Book Review - If I die here who will remember me by Vedica Kant

The First World War was a tremendous event that ruptured the old order in many ways. India's role in the First War has always been downplayed and under documented for a number of reasons. India didn't gain freedom till the Second great war making the First a distant memory. Since there was no Indian nation yet, any forces sent from the sub continent tended to be Empire soldiers or soldiers of princely states - both notions making them somewhat less than Indian for later commentators. The post-war period saw nationalists agitating against the British and the great non-cooperation movements were initiated, making the memory of collaboration with the British Empire a distasteful memory. Most of the focus of history textbooks in this period has been the appearance of Gandhiji and his agitational politics.

Still, more than a million soldiers from the sub continent fought and died fighting the Central Powers. Their actions ranged the entire world - Indian soldiers fought in Europe, in Central Asia and in Africa. There hasn't been much commentary on this period of warfare that traces the fighting Indian soldier. Vedica Kant fills that gap with her excellent - and quite aptly named - If I Die Here Who Will Remember Me. The name though dramatic, brings into stark relief the lack of interest and absence of memory for the soldiers of Indian origin who fought and died in the First World War. It's less a narrative history and more of a documentation of poignant letters and photographs from the First War which in itself makes for a pleasant reading.

Kant traces the fighting Indian soldier from the trenches in France and Belgium all the way to the great battles in the Middle East which are more synonymous with the Indian effort. It narrates the inconsistency with which the Empire approached its native troops - at once exalting them for their loyalty while segregating them from the population they were defending. It is remarkable to read about - and see photos of - soldiers fighting in the great trench wars in the early years of the war. For a long time, WW1 has been synonymous with either bland regiment names or British war heroes. Seldom does one get to read about other nationalities whose presence made this a World War. Kant has been rigorous in her narration of these forgotten soldiers who predicted the outsize role that India would play on the world stage in the years to come.

The book also talks about the segregated facilities established for the care and comfort of the Indian soldiers, taking care to appear magnanimous and generous in their care. Yet, the letters that recuperating soldiers wrote talk of the hurt and the frustration of the native in a land that needed them to fight but not to mingle. These letters, missives from a war front, went a great deal in introducing a huge chunk of the Indian population to what was inevitably 'kaala pani' - the black waters which none would dare cross. These soldiers presaged a massive movement of people from the Indian shores to the rest of the world which is fascinating to read about.

The author also draws upon the narrative of the Indian prisoners of war. The order of battle would find the soldiers segregated by caste and religion, but in the narrow confines of the prison camps, these distances collapse easily. The book goes further afield finding photos and paintings of POWs celebrating their festivals, playing their games and being googled upon by German soldiers - a poignant and heartfelt passage.The Germans, prodded by their Emperor,"Haji" Wilhelm, tried hard to win the affection and loyalty of the Indian soldiers - especially Muslims who were coerced into believing that since the Ottomans where German allies, their war was a holy one - a jihad. The Germans also tried to study and record impressions of the mannerisms of these exotic soldiers which would help them publish newspapers and missives aimed at converting POWs to their cause. A few Muslims did fight for the Germans in belief that they were fighting for their religion, but their number was few, much fewer than the Germans needed to foment rebellion in India itself.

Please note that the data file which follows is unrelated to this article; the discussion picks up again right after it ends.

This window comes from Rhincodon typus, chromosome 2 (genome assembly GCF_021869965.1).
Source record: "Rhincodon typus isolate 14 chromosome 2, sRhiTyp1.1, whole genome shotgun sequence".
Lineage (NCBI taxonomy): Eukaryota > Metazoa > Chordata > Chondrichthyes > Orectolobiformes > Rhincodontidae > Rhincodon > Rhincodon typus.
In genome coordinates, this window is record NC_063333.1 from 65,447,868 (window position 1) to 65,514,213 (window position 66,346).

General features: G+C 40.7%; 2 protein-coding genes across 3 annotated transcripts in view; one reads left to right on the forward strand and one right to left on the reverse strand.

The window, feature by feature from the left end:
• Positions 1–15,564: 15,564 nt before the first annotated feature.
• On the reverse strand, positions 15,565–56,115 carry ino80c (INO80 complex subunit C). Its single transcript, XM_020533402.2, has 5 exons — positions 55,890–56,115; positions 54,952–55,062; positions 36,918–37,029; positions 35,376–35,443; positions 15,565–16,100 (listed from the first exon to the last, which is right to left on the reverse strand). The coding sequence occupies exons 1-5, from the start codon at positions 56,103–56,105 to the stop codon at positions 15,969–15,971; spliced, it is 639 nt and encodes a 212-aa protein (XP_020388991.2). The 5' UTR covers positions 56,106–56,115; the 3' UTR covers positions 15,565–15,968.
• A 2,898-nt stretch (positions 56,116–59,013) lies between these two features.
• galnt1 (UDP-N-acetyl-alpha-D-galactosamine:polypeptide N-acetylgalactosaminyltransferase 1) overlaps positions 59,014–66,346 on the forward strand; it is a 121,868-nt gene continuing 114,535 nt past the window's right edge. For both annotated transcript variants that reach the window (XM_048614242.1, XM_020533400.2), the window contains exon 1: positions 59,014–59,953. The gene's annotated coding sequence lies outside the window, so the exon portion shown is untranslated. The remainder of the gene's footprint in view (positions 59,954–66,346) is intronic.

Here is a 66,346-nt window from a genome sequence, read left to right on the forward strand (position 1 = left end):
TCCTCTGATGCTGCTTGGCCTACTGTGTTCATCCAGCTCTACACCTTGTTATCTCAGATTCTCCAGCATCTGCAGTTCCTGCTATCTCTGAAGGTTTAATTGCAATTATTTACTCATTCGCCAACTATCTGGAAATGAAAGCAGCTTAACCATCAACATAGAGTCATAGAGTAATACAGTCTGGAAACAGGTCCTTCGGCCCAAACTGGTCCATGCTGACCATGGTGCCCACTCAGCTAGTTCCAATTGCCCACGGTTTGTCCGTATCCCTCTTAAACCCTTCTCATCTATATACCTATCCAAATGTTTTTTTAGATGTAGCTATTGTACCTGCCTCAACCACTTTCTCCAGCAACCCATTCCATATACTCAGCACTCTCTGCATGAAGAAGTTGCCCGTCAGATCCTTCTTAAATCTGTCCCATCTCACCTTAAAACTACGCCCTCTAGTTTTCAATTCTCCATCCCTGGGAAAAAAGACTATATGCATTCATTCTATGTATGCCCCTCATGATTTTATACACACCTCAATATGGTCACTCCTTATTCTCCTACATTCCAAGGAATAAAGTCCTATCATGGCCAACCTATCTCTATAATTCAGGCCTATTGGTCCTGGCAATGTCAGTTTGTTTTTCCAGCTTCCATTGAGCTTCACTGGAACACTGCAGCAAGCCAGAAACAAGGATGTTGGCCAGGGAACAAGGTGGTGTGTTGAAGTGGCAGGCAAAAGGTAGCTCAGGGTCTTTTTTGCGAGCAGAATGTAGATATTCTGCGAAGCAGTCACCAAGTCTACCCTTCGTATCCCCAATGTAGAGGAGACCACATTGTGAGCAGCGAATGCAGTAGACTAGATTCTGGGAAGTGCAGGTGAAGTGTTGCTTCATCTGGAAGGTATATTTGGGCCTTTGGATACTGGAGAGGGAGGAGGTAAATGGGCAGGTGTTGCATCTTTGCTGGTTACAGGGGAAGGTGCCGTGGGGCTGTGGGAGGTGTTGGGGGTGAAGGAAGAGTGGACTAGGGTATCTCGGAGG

The book also spends time on the impact in the home land - the enormous economic burden, the lack of Indian voices in this great decision to wage war and the subsequent denudation of a generation of youth. The author has done a great job of documenting the great mobilization effort which spanned the breadth of the country, but drew excessively from the north. The book also narrates the effect the returning soldier had on the polity and the letters and money that the fighting soldier sent from the front. The Indian leadership at this time was more interested in establishing the notion of self-rule and their loyalty to the Empire while odd to comprehend now, makes perfect sense for the goals they had set themselves then.

While not necessarily a complete history, this book has been a hidden gem. It's photographs, interspersed with letters, recordings and memorabilia from the war do an invaluable job of shedding light on the contributions of the Indian populace to the Great War. The enormous losses in Neuve Chapelle, Kut and in the Flanders have been largely forgotten in history books for a generation. It is incumbent on us to remember and revere the sacrifice of these soldiers who fought an alien war for alien kings far away from home. Vedica Kant fills a great gap in our knowledge of India's role in the Great War.

Highly recommended, 4 stars. 

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